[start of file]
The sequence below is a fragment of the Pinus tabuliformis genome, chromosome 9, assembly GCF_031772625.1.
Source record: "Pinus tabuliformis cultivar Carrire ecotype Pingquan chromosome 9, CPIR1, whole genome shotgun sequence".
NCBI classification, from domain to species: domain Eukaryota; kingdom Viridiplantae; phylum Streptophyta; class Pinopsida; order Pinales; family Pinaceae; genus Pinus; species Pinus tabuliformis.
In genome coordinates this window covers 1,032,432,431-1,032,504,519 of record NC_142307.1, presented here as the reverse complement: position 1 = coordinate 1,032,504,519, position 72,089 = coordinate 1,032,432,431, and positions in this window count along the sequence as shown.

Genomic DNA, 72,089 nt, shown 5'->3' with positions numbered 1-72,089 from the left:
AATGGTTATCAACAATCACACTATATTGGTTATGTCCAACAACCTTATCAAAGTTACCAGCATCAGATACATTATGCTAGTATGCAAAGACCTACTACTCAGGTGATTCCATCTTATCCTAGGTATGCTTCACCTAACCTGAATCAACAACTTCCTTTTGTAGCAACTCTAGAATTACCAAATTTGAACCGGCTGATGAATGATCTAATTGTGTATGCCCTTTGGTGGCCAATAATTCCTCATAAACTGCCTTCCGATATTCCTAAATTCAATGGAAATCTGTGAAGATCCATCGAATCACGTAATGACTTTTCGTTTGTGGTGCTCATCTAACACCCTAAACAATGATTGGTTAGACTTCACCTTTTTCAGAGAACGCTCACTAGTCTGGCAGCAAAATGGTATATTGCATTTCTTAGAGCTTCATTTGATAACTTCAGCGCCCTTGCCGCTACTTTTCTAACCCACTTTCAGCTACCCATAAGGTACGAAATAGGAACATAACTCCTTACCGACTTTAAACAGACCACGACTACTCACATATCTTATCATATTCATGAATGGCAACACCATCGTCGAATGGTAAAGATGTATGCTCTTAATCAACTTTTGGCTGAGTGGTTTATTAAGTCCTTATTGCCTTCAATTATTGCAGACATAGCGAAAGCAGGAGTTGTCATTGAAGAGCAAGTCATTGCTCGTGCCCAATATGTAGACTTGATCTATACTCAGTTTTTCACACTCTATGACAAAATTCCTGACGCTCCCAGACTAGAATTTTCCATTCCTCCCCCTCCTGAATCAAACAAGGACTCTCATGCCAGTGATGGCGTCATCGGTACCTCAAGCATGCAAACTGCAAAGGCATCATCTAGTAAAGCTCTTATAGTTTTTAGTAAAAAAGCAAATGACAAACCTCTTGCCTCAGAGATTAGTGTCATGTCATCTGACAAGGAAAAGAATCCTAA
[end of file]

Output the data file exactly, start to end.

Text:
The sequence below is a fragment of the Pinus tabuliformis genome, chromosome 9, assembly GCF_031772625.1.
Source record: "Pinus tabuliformis cultivar Carrire ecotype Pingquan chromosome 9, CPIR1, whole genome shotgun sequence".
NCBI classification, from domain to species: domain Eukaryota; kingdom Viridiplantae; phylum Streptophyta; class Pinopsida; order Pinales; family Pinaceae; genus Pinus; species Pinus tabuliformis.
In genome coordinates this window covers 1,032,432,431-1,032,504,519 of record NC_142307.1, presented here as the reverse complement: position 1 = coordinate 1,032,504,519, position 72,089 = coordinate 1,032,432,431, and positions in this window count along the sequence as shown.

Genomic DNA, 72,089 nt, shown 5'->3' with positions numbered 1-72,089 from the left:
AATGGTTATCAACAATCACACTATATTGGTTATGTCCAACAACCTTATCAAAGTTACCAGCATCAGATACATTATGCTAGTATGCAAAGACCTACTACTCAGGTGATTCCATCTTATCCTAGGTATGCTTCACCTAACCTGAATCAACAACTTCCTTTTGTAGCAACTCTAGAATTACCAAATTTGAACCGGCTGATGAATGATCTAATTGTGTATGCCCTTTGGTGGCCAATAATTCCTCATAAACTGCCTTCCGATATTCCTAAATTCAATGGAAATCTGTGAAGATCCATCGAATCACGTAATGACTTTTCGTTTGTGGTGCTCATCTAACACCCTAAACAATGATTGGTTAGACTTCACCTTTTTCAGAGAACGCTCACTAGTCTGGCAGCAAAATGGTATATTGCATTTCTTAGAGCTTCATTTGATAACTTCAGCGCCCTTGCCGCTACTTTTCTAACCCACTTTCAGCTACCCATAAGGTACGAAATAGGAACATAACTCCTTACCGACTTTAAACAGACCACGACTACTCACATATCTTATCATATTCATGAATGGCAACACCATCGTCGAATGGTAAAGATGTATGCTCTTAATCAACTTTTGGCTGAGTGGTTTATTAAGTCCTTATTGCCTTCAATTATTGCAGACATAGCGAAAGCAGGAGTTGTCATTGAAGAGCAAGTCATTGCTCGTGCCCAATATGTAGACTTGATCTATACTCAGTTTTTCACACTCTATGACAAAATTCCTGACGCTCCCAGACTAGAATTTTCCATTCCTCCCCCTCCTGAATCAAACAAGGACTCTCATGCCAGTGATGGCGTCATCGGTACCTCAAGCATGCAAACTGCAAAGGCATCATCTAGTAAAGCTCTTATAGTTTTTAGTAAAAAAGCAAATGACAAACCTCTTGCCTCAGAGATTAGTGTCATGTCATCTGACAAGGAAAAGAATCCTAA